Cellarmaker | Works & Days
3 different Barleywines and a Munichwine aged in a variety of bourbon barrels combine for incredible depth of flavor in this 17.2% banger. What begins as a classic English barleywine on the nose and initial sip quickly evolves into something a massive mixture of cherry, vanilla, barrel heat, and creamy caramel.
Revolution | Sanctuary #11
It was inevitable that Revolution would end up on a Best of Show list, and Sanctuary #11 was the beer to get them there. This single barrel Stout aged for five years (!!!) in two different barrels offers incredible oak-derived depth of flavors from vanilla to coconut to cocoa and requisite booze.
The Lost Abbey | Duck Duck Gooze Anniversary Blend 2022
The Lost Abbey is an OG of the American sour game, and they still bring the funky heat. This blend comprises 2016, 2019 and 2022 DDG and exhibits those classic qualities this legendary beer is known for – a big puckery tart finishing dry with strong stone fruit flavors.
Sante Adairius | West Ashley Cuvee
Another component blended sour, West Ashley Cuvee is 4 years of its namesake (2018-2021) working together to up the apricot complexity. A stone fruit juice bomb bursting with apricot flavors, this beer displays SARA’s mastery at extracting fruit flavors while managing an approachable funkiness.
Highland Park | Timbo Pils
Any list of best beers would be a sham without some crushable lagers, and Timbo Pils always delivers on that front. A clean Pilsner base is amped with a generous West Coast Mosaic and Citra hop profile to create an all-day drinker with big flavor.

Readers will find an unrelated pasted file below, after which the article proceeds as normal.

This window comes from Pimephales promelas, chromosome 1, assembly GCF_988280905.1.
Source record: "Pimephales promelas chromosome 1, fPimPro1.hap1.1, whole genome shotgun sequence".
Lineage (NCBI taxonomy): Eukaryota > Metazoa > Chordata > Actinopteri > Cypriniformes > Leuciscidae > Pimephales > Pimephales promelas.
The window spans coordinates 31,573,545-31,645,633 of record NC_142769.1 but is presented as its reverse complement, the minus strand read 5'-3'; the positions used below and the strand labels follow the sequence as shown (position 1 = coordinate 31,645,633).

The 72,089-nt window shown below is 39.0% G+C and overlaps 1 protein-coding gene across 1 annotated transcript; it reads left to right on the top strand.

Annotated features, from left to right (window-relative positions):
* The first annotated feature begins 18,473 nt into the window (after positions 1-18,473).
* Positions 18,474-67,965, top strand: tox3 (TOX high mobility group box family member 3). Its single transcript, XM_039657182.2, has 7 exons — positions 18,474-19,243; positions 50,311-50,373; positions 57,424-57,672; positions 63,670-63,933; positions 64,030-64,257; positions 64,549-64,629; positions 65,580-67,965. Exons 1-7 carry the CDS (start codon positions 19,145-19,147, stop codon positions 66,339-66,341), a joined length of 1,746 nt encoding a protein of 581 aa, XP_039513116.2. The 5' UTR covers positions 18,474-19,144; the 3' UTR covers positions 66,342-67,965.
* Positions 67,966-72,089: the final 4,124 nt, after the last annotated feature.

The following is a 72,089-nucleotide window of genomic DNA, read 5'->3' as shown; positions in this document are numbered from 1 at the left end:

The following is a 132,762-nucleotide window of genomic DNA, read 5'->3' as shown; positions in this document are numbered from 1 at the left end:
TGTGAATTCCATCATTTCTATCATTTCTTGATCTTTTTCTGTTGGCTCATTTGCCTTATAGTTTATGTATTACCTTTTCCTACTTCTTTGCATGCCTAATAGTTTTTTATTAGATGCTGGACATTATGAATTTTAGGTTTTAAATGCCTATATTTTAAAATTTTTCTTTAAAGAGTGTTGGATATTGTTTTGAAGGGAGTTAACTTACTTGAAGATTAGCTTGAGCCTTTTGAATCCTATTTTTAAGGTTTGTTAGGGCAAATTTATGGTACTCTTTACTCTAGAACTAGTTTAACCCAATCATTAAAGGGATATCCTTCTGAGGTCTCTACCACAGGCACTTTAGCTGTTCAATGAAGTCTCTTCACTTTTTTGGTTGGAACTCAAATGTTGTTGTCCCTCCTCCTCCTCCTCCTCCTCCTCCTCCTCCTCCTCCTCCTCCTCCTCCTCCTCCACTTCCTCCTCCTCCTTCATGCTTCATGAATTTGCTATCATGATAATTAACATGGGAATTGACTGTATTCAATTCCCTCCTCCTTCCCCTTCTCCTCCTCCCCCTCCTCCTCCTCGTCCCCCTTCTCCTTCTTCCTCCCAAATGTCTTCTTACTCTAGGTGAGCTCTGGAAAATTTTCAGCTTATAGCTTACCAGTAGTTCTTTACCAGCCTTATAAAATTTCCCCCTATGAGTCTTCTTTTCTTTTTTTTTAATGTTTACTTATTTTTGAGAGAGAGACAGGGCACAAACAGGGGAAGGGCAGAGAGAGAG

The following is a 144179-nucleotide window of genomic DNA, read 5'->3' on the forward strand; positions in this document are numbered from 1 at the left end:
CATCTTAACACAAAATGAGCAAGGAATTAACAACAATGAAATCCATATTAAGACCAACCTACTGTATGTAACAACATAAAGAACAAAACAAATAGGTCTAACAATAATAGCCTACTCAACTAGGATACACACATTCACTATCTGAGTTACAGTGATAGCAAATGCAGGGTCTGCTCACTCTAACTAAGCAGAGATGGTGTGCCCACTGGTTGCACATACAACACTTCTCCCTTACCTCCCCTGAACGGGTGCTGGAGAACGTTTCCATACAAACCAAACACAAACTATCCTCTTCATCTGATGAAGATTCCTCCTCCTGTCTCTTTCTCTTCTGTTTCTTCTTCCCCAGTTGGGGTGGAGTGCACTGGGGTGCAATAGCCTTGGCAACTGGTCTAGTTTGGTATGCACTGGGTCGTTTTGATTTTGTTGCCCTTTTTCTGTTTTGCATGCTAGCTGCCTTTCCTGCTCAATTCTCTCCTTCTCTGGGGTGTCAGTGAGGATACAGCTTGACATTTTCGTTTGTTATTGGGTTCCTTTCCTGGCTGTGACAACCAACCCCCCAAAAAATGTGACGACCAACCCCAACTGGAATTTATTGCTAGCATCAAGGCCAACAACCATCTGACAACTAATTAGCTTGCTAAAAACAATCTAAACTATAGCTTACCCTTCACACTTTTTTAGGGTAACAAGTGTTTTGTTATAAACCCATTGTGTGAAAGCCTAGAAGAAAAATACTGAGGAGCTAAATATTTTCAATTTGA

There Does Not Exist | Transit of the Binary Star
Our first beer of the festival was one of the most surprising and memorable of the day. Relative newcomer, There Does Not Exist located just down the road in San Luis Obispo is producing some great under-the-radar beers with equally stunning label artwork, and this funky and tart Saison was an excellent introduction into the talent they possess. This along with their Double IPA and Helles catapulted them to become one of the best rising breweries to watch nationally. Even more special is the fact that their founder is an FSW alumn.
Chuckanut | Asian Style Lager
One of the easiest drinking beers I found at the festival, this Rice Lager offered the perfect subtle touch of noble hops to add an appreciable depth to its light body. If I had to drink only one beer all day, this might have been the one.
Blackberry Farm Brewery | King of Falling Fruit
This is a mixed culture farmhouse ale that uses apricots and passionfruit and is aged in a wine barrel. Just enough funk and oak, without being overly tart. Super refreshing on a warm day in Paso Robles. The fruit really shines on this one.
Russian River Brewing | 2021 Small Batch Series Peach Beer
Incredibly fruit-forward. This is exactly how to incorporate fresh fruit without losing the essence. On top of the aroma, you get both the tartness and sweetness of fruit. This sour/tart beer is one of the best examples we’ve tasted using a single fresh fruit. No purees in this one.
Garage Project | Yuzu Rising
For those who have regularly attended this festival, Garage Project comes as no surprise, however, for first-timers, it might have been a bit shocking to find one of the longest lines at the fest stemming from a brewery based out of Wellington, New Zealand. However, their cocktail-inspired series which features a layered “beer float” lived up to the hype. With a tart raspberry base and a sweet yuzu topper, Yuzu Rising was an absolute revelation.
WeldWerks Brewing | Medianoche Reserve
WeldWerks may polarize beer nerds in their approach toward super thick chewy stouts, but Medianoche Reserve once again proves that their barrel-aged program should be among the upper echelon of the style. With a beautiful balance of chocolate, vanilla, and coconut flavors, Reserve is an absolute winner.